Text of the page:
Facebook’s F8 Developer Conference was earlier this week and it presented a not-quite-crystal-clear vision of the future constrained by a fierce competition with Snap. But that’s just the tl;dr of one fool’s opinion (that’s me). As developers with an eye on the future, what should we take away from this conference?
Snap (the parent company of Snapchat) is quickly becoming Facebook’s most significant competitor. As a self-described “camera company,” does Snap really present that big of a threat to Facebook? Snap is a tech sector darling with a relatively decent IPO and impressive advertising revenue. Snapchat is also sitting on over 160 million daily active users and growing at a solid rate, with an extremely engaged user base that willingly subjects themselves to advertisements via Snapchat Stories.
Yet Facebook dwarfs Snapchat’s numbers with 1.15 billion (yes, with a “B”) daily active users.
But there is some cause for concern as Facebook is starting to lose the innovation battle and effectively copy more of Snapchat’s features into Instagram (i.e. Snapchat Stories vs Instagram Stories).
If you read Stratechery (if you don’t, you need to), Ben Thompson makes a great point on how Facebook is starting to look like an early 90’s Microsoft. Facebook is using their leverage to adopt old school Microsoft strategies and muscle out competition by re-framing competitor features as their own. While reigning in innovation and focusing on competitors can certainly be profitable in the short term, there is loads of long term risk to be aware of.
Grab a popcorn and see how this plays out 🍿.
If there was a theme at F8 (and I’m honestly not sure there was), it would have to be AR/VR (augmented reality and virtual reality). Facebook wants to “transform the camera from a feature into a platform where any developer can build for augmented reality”.
Here we see more of Facebook’s obsession with Snapchat. Snapchat was the first to build an ecosystem around the camera. Facebook is implicitly acknowledging this (which isn’t a bad thing) and pushing the envelope further to envision a world where cameras and AR displays truly become our window on the world in more immersive and engaging ways. We will see how this plays out.
There was a key product announcement too: Facebook Spaces. Spaces is a VR app that lets you be “with” your friends in a virtual room (provided your friends also have an Oculus Rift). It’s early to judge, but this could be an important step forward for the company in the VR space. Although admittedly it looks like a more accessible, but also more Wii-like, version of Microsoft Hololens’s holoportation POC.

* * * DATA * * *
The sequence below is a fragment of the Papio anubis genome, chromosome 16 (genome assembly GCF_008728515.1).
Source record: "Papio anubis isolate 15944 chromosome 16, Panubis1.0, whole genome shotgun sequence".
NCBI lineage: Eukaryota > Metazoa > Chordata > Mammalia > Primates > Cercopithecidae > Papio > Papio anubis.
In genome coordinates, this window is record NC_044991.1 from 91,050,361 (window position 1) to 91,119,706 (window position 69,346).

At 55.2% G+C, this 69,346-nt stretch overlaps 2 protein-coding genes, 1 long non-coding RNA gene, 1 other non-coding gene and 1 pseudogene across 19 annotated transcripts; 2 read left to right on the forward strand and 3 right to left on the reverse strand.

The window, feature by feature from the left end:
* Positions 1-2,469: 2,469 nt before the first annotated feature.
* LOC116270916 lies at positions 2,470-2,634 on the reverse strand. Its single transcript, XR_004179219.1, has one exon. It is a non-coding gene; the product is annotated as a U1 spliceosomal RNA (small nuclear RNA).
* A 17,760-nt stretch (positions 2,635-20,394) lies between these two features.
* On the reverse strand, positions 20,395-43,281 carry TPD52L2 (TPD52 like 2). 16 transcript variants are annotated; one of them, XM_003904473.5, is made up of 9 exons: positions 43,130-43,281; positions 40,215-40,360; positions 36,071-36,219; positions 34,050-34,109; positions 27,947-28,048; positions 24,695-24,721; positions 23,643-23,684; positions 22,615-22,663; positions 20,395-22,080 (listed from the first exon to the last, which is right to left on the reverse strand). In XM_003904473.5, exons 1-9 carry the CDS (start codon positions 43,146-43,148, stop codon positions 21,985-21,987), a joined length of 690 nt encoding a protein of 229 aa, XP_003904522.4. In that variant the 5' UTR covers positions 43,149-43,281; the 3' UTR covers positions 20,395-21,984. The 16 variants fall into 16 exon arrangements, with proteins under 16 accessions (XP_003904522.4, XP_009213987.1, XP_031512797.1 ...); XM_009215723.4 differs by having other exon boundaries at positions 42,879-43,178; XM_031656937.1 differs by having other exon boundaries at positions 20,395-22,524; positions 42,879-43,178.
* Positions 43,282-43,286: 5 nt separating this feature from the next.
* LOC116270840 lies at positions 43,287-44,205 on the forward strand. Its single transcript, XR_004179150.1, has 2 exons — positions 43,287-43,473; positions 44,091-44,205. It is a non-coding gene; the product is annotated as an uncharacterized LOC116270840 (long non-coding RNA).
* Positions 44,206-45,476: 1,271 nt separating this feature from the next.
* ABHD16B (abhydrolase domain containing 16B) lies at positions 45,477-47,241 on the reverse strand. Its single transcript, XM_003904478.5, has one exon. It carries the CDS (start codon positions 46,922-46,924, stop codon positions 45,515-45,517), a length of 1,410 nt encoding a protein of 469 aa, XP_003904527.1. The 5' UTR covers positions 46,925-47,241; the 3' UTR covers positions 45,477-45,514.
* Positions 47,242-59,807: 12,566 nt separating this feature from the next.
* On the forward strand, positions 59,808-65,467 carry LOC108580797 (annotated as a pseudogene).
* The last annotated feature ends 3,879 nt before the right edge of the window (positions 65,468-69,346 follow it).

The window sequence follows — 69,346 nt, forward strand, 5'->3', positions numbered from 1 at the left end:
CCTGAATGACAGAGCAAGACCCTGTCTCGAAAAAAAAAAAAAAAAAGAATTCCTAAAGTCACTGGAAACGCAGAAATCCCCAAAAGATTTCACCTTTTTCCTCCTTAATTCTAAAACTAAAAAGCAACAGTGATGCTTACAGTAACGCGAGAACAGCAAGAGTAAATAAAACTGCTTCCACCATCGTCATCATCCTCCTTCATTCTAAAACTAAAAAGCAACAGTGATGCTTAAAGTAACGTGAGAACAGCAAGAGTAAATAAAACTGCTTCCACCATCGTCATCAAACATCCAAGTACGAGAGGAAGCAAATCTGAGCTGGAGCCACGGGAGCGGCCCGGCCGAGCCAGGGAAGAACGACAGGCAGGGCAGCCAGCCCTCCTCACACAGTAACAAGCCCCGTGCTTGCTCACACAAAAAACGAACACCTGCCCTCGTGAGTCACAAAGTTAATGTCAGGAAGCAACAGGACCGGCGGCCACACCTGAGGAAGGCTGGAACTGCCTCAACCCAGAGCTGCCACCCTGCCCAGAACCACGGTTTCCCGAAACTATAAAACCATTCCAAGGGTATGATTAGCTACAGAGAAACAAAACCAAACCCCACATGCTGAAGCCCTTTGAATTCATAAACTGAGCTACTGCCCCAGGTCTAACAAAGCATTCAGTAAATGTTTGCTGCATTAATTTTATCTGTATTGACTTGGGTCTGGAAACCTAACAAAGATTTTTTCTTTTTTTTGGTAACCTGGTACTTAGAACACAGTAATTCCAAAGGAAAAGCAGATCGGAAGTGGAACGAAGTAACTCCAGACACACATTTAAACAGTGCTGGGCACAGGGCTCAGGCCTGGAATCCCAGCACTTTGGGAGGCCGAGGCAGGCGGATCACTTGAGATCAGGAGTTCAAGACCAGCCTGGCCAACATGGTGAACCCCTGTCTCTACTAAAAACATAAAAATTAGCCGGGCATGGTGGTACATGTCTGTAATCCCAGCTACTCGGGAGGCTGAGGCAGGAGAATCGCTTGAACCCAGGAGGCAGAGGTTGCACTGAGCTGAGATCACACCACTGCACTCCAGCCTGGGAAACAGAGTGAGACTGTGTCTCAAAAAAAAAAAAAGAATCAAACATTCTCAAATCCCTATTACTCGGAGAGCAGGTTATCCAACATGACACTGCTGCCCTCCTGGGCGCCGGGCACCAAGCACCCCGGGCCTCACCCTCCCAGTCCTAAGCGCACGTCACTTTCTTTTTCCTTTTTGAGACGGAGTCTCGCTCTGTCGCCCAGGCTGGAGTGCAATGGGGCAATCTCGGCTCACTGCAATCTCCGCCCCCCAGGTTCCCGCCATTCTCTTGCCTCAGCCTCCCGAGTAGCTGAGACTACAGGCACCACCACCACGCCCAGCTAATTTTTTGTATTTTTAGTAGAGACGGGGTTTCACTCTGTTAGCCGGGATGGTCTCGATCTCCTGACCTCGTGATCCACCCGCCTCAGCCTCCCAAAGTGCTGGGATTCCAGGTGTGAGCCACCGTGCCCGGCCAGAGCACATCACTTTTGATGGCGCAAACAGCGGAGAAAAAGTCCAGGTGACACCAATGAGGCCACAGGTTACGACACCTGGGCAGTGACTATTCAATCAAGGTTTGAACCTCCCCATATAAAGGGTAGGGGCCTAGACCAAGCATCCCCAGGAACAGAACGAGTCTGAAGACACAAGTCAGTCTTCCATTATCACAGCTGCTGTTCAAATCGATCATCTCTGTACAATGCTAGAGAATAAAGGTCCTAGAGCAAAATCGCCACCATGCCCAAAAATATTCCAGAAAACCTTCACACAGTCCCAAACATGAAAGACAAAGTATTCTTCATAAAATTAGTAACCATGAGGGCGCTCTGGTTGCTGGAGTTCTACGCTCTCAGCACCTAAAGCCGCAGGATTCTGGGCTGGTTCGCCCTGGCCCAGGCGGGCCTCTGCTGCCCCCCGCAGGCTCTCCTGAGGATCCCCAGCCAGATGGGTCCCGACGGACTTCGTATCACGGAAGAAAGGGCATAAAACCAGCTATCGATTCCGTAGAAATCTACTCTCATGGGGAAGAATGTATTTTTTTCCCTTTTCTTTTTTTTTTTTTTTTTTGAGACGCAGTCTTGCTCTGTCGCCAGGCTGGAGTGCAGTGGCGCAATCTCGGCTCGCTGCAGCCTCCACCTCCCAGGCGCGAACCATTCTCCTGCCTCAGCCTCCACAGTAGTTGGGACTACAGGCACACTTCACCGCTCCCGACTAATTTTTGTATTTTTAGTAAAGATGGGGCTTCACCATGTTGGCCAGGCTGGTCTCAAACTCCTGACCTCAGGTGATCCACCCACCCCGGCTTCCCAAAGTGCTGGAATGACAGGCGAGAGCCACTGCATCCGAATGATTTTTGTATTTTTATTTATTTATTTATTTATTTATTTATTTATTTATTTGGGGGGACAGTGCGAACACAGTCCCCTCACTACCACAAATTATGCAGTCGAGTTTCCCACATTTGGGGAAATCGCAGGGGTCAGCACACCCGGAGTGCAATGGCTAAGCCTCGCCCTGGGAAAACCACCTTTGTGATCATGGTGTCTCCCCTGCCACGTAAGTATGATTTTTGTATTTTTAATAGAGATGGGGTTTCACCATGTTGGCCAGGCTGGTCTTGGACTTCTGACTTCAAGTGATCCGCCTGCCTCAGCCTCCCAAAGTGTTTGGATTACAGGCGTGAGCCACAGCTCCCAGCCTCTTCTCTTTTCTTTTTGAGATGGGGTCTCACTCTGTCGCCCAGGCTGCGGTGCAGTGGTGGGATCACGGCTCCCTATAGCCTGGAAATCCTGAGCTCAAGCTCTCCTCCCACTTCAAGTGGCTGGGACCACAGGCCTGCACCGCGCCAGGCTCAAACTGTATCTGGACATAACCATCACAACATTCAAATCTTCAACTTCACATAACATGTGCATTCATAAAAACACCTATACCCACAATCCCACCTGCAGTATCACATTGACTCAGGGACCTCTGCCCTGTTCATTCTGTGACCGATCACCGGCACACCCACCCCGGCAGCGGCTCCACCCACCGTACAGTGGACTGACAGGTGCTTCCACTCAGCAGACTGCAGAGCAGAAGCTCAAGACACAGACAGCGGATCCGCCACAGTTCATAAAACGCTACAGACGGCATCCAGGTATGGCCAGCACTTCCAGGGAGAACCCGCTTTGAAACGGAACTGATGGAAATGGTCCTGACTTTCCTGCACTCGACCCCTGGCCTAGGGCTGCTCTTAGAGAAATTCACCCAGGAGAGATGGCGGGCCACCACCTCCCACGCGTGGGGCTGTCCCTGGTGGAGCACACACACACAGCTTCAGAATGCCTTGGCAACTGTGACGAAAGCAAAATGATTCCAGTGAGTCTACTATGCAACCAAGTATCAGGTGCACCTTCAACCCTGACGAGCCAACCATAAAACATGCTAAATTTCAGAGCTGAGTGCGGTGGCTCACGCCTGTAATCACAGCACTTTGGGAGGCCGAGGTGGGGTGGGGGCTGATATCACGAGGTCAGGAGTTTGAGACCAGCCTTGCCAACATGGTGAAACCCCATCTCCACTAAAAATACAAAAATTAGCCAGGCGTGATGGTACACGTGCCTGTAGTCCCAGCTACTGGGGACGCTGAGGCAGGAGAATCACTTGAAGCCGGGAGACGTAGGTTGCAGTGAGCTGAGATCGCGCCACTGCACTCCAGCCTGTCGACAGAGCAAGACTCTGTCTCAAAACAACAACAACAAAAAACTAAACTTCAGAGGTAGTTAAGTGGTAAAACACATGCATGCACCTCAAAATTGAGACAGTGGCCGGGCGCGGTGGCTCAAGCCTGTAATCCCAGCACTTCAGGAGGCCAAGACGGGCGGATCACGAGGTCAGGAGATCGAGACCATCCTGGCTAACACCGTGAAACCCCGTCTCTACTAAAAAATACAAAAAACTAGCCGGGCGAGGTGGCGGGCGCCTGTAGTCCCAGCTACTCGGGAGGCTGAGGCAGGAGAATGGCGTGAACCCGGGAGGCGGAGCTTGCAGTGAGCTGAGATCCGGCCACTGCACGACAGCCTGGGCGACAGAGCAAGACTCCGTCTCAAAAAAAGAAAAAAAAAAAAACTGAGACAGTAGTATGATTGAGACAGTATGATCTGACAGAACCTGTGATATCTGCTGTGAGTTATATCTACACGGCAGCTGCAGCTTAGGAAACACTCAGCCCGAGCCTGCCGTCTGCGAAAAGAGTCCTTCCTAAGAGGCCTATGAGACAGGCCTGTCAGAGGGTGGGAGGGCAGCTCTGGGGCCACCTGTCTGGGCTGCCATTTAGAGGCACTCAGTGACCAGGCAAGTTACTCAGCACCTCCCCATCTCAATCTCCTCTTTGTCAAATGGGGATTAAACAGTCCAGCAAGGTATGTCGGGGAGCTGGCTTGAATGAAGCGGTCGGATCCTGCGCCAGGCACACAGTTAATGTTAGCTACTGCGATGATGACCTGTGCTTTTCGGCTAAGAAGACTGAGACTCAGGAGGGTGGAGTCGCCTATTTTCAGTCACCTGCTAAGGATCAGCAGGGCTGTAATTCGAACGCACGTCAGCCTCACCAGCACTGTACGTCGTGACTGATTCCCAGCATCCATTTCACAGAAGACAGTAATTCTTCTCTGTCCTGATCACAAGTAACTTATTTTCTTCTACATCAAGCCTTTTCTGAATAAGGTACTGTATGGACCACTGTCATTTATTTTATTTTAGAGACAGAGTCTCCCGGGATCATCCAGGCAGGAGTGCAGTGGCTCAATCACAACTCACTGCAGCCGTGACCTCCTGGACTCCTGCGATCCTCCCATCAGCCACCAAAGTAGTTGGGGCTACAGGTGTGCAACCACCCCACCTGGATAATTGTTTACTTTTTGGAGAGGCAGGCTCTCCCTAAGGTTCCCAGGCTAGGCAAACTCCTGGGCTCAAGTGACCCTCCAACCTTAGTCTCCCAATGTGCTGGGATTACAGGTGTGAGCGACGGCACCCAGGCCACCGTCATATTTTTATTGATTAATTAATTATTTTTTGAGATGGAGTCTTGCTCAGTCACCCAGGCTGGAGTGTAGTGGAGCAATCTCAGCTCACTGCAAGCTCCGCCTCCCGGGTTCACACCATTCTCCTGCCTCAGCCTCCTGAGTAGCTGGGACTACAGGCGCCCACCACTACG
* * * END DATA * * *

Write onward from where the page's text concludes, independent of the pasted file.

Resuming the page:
Who knows how it might turn out, but you can have a depressing remote birthday party with your friends if you want!
Facebook has been working on a direct brain interface that, in theory, can allow you to “type” in complete privacy, using no external interfaces whatsoever.
Clearly the impact of such technology would touch (pun intended) virtually every industry. However, don’t get too excited, as it sounds like the project itself is a few years from launch and requires not-invented-yet hardware to measure brain activity at high frequencies.
While Facebook’s bot platform got off to a slow start last year, they appear to be doubling down on bots for Facebook Messenger. Chat bots remain a technology without a true leader and Facebook remains one of the top companies with the ability to claim that title.
One notable mention was “100,000 bots for Messenger’s 1.2 billion users” with increased discoverability in Facebook Messenger. There is significant upside with text-based interfaces for many industries and you can see a logical extension of the previously mentioned “direct brain interface” project with bots – what fun that could be 😁.
I felt a certain amount of disappointment with Zuckerberg’s keynote – only because it felt like a step back from true innovation and a step forward into Facebook/Instagram competing on a line-item basis with Snapchat (a Tim Cook keynote as opposed to Steve Jobs, if you will).
However, there are A LOT of exciting things happening at Facebook (Developer Circles is another potentially useful resource) and if any one of these is a hit, I think we’re all in for a very big treat.
I will personally mail a NativeScript t-shirt to the first person who correctly identifies the movie and quote referenced above in the comments 😁.
Header image courtesy of Brian Solis